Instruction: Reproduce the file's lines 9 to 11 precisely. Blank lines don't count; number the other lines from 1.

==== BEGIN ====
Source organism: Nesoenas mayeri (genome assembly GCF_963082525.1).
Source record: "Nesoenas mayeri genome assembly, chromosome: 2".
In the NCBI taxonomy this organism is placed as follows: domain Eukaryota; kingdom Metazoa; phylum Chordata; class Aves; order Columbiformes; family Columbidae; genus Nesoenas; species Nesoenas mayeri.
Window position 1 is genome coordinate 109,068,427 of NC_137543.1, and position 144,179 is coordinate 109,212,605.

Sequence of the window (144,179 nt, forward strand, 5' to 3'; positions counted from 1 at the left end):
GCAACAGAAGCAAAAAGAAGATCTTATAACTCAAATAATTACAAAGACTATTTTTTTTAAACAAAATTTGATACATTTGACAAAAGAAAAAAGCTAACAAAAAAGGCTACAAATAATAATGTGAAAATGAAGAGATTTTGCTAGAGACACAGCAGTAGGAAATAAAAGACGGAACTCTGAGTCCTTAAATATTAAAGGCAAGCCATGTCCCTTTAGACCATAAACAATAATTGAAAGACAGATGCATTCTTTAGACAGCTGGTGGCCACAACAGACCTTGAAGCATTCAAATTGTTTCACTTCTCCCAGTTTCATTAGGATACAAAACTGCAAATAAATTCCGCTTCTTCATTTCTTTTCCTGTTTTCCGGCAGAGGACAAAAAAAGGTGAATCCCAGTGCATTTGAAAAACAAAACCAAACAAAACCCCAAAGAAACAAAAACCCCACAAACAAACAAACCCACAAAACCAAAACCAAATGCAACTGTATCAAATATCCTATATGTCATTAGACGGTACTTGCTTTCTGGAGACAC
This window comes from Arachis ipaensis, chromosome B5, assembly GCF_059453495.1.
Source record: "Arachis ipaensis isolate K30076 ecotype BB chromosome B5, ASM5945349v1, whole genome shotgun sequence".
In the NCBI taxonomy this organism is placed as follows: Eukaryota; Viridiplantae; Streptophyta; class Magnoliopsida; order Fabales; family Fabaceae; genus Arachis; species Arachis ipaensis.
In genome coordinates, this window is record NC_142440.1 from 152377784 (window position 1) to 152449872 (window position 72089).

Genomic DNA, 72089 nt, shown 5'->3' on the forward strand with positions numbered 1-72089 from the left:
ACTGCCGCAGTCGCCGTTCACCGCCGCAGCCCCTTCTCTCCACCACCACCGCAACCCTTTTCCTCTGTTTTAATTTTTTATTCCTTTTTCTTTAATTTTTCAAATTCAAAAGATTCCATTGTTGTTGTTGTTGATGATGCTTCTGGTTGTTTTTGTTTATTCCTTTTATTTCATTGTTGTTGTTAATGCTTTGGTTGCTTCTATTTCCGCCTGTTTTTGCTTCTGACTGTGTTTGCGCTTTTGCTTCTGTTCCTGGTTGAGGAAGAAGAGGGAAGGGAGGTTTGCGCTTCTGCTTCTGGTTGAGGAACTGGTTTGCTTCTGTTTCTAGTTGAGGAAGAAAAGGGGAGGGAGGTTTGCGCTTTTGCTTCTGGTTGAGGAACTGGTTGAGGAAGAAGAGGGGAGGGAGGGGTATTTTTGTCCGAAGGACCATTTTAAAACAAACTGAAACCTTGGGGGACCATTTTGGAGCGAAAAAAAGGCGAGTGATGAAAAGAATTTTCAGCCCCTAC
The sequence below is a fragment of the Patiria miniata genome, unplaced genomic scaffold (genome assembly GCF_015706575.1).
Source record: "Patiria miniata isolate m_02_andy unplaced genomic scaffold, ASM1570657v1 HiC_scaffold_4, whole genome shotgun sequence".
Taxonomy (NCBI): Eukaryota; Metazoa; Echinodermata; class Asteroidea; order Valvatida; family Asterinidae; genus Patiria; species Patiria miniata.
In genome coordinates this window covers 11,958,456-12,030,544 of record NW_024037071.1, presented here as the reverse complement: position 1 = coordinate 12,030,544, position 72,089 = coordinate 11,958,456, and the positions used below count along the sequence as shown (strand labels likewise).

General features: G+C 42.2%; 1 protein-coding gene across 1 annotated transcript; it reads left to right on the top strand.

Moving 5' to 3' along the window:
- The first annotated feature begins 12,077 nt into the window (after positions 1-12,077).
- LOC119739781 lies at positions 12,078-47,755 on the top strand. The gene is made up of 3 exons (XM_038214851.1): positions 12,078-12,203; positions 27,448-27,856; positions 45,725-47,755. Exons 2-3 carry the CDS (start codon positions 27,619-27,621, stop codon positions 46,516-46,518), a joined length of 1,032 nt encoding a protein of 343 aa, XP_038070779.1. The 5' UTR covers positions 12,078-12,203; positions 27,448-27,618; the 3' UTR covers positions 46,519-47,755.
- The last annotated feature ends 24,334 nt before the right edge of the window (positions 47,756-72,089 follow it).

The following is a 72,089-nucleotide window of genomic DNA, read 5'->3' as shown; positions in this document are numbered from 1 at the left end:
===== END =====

In the NCBI taxonomy this organism is placed as follows: Eukaryota; Viridiplantae; Streptophyta; class Magnoliopsida; order Fabales; family Fabaceae; genus Arachis; species Arachis ipaensis.
In genome coordinates, this window is record NC_142440.1 from 152377784 (window position 1) to 152449872 (window position 72089).

Genomic DNA, 72089 nt, shown 5'->3' on the forward strand with positions numbered 1-72089 from the left: